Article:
Aware now that his scheme would not work against the Elves, Sauron gave seven rings to the Dwarves and nine to Men. He was unable to control the minds of the Dwarf kings or turn them to his will – but the rings worked their magic, corrupting the Dwarves and fueling their greed. The kings of Men were entirely at the mercy of the rings, and the nine who bore them were enslaved and transformed into the nine Ringwraiths.
Sauron’s second great accomplishment in the Second Age was the Fall of Númenor. The last king of Númenor, Ar-Pharazôn, invaded Middle-earth with an army so astonishingly great that Sauron immediately surrendered. Ar-Pharazôn brought Sauron back to Númenor as his prisoner, but over time Sauron dominated the king’s will and became his closest advisor.
Sauron convinced Ar-Pharazôn to sail to Valinor and war against the Valar, fooling Ar-Pharazôn into thinking this would give him physical immortality. Sauron also arranged the construction of a temple to Melkor, where human sacrifices were made.
Needless to say, Ar-Pharazôn’s fleet was utterly destroyed. And much to Sauron’s surprise and dismay, Eru Ilúvatar intervened directly and the island continent of Númenor was broken and sank beneath the sea. Sauron was forced to flee in spirit form, and returned to Mordor.
The Elves of Middle-earth, led by Gil-galad, the last High King of the Noldor, allied themselves with the few Númenórean survivors and marched against Sauron – this was the Last Alliance of Elves and Men. Isildur cut the One Ring from Sauron’s hand, and the Dark Lord was defeated, escaping in spirit form to hide and nurse his wounds for a thousand years.
In the Third Age, around the year 1050, Sauron reappeared in the Greenwood. The evil he brought there caused mortals to rename the great forest “Mirkwood.” He set up shop in a tower called Dol Guldur, the “Hill of Sorcery,” calling himself The Necromancer. Gandalf discovered his true identity, and The White Council drove Sauron out of Dol Guldur.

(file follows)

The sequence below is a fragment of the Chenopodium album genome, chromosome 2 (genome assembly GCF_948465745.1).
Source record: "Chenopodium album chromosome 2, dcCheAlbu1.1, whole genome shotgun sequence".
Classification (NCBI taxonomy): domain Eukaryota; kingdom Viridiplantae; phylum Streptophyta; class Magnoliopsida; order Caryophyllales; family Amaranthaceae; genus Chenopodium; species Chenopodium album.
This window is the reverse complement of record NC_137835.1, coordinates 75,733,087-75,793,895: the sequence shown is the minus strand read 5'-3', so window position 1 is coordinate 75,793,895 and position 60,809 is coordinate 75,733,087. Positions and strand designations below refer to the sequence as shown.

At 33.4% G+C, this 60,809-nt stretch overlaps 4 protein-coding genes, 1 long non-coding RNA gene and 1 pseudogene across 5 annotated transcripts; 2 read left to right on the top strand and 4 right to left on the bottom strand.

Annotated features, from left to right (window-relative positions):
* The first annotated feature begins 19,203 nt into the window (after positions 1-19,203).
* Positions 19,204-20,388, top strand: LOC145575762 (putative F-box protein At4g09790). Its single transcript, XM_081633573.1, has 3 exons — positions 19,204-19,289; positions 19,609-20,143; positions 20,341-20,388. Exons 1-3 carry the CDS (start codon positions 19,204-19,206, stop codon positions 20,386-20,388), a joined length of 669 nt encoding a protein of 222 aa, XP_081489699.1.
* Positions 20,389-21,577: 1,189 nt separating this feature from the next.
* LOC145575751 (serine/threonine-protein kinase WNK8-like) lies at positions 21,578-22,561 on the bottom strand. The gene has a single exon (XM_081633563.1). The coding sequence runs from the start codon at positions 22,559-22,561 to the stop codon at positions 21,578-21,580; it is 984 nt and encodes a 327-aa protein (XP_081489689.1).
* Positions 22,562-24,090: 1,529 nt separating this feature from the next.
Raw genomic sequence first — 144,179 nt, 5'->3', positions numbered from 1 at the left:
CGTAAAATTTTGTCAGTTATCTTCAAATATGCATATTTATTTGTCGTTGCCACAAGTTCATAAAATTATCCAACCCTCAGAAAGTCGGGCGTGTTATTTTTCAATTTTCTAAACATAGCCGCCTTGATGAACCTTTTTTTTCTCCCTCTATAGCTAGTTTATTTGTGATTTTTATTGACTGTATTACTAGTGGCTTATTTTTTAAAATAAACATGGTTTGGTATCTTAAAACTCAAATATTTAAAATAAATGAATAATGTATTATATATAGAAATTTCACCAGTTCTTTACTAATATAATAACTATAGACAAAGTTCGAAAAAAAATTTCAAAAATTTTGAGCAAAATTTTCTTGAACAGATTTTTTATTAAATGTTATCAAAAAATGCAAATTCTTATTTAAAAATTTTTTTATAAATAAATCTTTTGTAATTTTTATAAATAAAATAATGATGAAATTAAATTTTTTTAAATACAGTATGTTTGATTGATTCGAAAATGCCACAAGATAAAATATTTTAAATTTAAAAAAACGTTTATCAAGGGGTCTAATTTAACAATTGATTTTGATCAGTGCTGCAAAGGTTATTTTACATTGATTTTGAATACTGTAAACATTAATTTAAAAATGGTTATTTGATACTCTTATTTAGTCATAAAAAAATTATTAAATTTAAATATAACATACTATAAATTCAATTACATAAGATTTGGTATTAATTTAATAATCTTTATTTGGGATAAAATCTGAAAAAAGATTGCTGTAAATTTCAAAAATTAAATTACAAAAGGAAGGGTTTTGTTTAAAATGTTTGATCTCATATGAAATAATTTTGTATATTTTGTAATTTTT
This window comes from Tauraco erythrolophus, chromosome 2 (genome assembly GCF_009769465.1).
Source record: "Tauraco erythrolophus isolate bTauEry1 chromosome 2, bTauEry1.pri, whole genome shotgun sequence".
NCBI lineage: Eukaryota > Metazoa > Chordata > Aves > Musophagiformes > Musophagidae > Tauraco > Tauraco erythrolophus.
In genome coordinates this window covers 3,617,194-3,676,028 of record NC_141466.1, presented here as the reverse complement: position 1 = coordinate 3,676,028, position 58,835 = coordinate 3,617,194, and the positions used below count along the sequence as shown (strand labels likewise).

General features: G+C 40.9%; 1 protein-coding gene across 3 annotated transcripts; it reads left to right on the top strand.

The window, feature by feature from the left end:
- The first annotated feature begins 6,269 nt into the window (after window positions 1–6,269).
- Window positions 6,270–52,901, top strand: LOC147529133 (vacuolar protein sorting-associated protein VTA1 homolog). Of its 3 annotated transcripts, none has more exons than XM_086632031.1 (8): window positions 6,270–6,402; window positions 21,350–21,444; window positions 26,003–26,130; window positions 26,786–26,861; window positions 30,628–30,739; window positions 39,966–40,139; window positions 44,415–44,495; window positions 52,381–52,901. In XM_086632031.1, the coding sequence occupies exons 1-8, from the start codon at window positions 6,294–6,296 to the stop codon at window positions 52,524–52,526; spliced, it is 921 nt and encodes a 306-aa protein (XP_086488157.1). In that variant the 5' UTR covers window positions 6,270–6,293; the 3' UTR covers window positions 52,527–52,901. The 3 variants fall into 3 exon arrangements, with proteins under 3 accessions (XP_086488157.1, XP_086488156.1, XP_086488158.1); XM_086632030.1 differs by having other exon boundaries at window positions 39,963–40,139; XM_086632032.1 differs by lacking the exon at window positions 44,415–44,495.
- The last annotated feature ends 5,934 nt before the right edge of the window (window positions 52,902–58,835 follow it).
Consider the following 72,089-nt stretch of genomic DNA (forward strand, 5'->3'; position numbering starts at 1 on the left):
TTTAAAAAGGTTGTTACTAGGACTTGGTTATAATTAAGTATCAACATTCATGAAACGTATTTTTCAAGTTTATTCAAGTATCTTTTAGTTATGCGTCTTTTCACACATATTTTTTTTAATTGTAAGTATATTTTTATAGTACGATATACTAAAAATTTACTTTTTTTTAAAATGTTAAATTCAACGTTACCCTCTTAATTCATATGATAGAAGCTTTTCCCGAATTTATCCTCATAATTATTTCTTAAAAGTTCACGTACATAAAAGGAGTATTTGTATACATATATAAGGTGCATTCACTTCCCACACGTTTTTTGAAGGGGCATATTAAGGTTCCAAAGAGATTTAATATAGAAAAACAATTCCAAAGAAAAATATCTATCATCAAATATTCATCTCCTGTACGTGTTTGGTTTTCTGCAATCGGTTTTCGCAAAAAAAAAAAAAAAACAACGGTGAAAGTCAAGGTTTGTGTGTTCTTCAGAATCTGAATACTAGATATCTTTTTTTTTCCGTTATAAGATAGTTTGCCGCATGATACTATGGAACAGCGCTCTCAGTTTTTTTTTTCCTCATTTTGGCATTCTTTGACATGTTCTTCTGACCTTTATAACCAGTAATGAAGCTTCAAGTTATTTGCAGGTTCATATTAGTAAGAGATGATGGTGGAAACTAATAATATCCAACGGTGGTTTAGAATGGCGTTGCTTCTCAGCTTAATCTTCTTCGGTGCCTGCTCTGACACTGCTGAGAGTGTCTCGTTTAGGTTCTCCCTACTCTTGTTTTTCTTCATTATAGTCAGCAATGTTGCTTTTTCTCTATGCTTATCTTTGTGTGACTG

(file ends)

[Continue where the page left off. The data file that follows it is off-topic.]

Sauron returned to Mordor, began building armies in preparation of the War of the Ring, and exerted his power in an attempt to locate the One Ring. His armies were defeated at the Battle of Pelennor Fields, but Sauron had sent only a small portion of his military and magical might.
As Sauron prepared to unleash a far greater onslaught against Elves and Men, and to face off against Aragorn and the surviving Gondorians and Rohirrim, he found the One Ring. Frodo Baggins had brought it all the way to Mount Doom, and Sauron watched in helpless horror as Gollum stole the Ring and then fell into the Cracks of Doom. With the One Ring destroyed, the Ringwraiths faded away; Sauron’s fortress of Barad-dûr collapsed; and Sauron himself was reduced to a spirit of malice, unable to hurt anyone ever again.
In the books, those who have some kind of psychic or magical link to Sauron, such as anyone who wears the One Ring, or who peers into a palantír or the Mirror of Galadriel, experiences Sauron as a single terrible eye wreathed in flame. But in the books, Sauron himself manifests as a physical, humanoid being, sitting on his throne in the tower of Barad-dûr. In the Peter Jackson film trilogy, Sauron actually is a flaming eye, attached to the top of Barad-dûr. Jackson unfortunately takes this visual metaphor too far, representing Sauron as an evil lighthouse.